The talibés of Senegal: a controversial issue, still unresolved.

by Pablo Elorriaga

Ever since I knew I was going to be deployed in Senegal, I started doing some research on social issues that might affect the local population and, more specifically, the children.

A big issue seemed to be that of the so-called talibé, a word used to describe the children of the streets, but which literally means “student who learns the Coran”, normally within the daaras (religious schools) run by a marabout, who is the responsible of their learning process and also forms them around the necessary skills for everyday life and accompanies them in their growing process as the adults of tomorrow.

In the beginning, schools that taught the Word of Allah were only in the rural areas, and children would come to them from nearby households, so their parents kept always track of the kids, and this way, the children would have a complete religious education, complementary to the formal education received in the public schools.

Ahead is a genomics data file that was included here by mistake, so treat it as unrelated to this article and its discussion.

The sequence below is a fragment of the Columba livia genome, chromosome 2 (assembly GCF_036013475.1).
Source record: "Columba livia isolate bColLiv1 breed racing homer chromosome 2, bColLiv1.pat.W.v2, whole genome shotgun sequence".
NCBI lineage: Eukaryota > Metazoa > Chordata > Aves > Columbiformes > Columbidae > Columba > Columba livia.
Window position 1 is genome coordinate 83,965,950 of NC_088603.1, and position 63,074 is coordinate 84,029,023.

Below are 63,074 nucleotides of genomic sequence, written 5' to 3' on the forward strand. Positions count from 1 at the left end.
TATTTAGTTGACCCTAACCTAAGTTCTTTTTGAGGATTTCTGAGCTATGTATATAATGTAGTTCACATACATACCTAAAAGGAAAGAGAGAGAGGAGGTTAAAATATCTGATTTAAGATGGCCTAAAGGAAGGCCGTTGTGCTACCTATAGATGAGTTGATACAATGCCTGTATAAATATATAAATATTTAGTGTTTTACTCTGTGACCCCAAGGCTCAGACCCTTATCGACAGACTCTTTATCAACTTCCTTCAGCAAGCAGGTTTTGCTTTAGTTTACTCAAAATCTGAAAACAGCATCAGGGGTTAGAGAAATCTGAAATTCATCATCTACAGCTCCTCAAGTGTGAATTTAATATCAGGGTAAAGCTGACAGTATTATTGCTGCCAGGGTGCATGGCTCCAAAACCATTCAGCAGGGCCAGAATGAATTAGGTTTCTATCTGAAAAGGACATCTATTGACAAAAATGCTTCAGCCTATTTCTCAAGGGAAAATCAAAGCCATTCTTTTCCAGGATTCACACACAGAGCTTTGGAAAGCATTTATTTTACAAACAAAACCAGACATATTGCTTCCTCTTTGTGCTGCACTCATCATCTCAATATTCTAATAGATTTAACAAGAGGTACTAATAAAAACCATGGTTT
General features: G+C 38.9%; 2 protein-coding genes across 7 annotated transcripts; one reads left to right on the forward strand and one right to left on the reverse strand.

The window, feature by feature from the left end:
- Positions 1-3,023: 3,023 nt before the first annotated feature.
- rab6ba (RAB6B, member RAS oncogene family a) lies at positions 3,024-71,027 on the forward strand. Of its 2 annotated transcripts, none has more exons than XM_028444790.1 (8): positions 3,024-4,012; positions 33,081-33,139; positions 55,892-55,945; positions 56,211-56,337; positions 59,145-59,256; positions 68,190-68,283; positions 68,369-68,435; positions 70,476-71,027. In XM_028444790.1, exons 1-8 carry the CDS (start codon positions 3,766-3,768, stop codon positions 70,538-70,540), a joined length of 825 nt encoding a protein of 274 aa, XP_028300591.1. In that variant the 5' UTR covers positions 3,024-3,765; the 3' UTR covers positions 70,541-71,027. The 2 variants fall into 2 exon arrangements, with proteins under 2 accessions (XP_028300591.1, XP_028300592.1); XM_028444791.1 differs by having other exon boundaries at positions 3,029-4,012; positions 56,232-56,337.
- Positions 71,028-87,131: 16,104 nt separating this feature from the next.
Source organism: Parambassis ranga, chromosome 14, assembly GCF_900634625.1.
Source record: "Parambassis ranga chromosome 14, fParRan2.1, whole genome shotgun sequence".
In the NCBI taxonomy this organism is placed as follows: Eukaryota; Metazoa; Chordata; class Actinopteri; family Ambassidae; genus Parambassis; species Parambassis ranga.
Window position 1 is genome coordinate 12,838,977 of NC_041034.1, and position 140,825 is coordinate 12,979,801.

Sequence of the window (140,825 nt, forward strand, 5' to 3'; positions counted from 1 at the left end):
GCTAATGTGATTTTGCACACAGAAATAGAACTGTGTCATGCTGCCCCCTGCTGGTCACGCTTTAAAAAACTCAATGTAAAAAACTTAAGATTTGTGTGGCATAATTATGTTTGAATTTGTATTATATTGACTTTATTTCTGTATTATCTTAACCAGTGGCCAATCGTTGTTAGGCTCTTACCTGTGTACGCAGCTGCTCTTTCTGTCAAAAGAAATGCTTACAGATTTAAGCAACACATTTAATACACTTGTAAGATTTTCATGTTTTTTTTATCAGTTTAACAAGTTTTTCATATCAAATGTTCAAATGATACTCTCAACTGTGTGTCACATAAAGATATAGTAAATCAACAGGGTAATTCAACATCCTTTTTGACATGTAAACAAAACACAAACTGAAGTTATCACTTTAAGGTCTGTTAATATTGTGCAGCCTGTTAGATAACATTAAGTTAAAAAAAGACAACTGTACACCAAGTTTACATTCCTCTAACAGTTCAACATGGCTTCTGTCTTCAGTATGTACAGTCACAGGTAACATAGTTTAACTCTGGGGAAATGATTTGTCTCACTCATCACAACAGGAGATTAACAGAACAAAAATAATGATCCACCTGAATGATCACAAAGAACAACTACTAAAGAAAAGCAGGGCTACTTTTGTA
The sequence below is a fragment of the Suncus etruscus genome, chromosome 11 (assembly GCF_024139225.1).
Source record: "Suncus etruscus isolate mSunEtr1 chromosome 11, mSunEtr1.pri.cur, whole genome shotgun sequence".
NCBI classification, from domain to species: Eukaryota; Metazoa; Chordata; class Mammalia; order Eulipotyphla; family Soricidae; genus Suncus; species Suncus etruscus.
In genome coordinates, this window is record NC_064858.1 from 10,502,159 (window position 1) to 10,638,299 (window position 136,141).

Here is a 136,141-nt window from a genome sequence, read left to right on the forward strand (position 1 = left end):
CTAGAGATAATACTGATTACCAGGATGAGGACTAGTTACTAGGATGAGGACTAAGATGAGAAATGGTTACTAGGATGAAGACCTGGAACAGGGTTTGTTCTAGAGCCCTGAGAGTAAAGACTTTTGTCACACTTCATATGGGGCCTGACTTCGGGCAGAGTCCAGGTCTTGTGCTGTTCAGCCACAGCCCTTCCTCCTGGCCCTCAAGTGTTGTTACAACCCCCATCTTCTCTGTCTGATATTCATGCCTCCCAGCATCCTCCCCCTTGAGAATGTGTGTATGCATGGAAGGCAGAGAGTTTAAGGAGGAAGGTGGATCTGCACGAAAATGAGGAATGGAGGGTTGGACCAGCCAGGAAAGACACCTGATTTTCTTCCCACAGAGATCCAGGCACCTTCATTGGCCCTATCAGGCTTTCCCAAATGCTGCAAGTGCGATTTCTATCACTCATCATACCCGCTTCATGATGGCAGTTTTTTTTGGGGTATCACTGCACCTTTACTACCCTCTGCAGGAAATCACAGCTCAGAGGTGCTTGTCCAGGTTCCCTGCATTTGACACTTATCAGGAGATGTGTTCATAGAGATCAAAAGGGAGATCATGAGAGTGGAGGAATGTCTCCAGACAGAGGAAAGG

Times change and also the role of some so-called marabouts, for some of them have decided to take advantage of a long tradition and to create daaras in towns and cities far from the origin of the children attending them. That way, most parents lose track of their children and, deceived, send them to faraway places where the marabout forces them to mendicity and, in several certified cases, does not take good care of them. On top of that, many physical punishments towards the little ones have been observed by different associations such as Human Rights Watch, and some of these child-abusers are being taken to court.

Luckily, social awareness and criticism is raising amongst the Senegalese population, who is starting to see the dark side of this modern misuse of very respectful ancient practices.

This is also part of the everyday life here in Saint Louis (Senegal), one of the most beautiful towns of the country, but with around 15,000 talibés begging for money or food on the streets. The total amount of these children is estimated to be around 50,000 at a national scale (source: Planeta Futuro, EL PAÍS).

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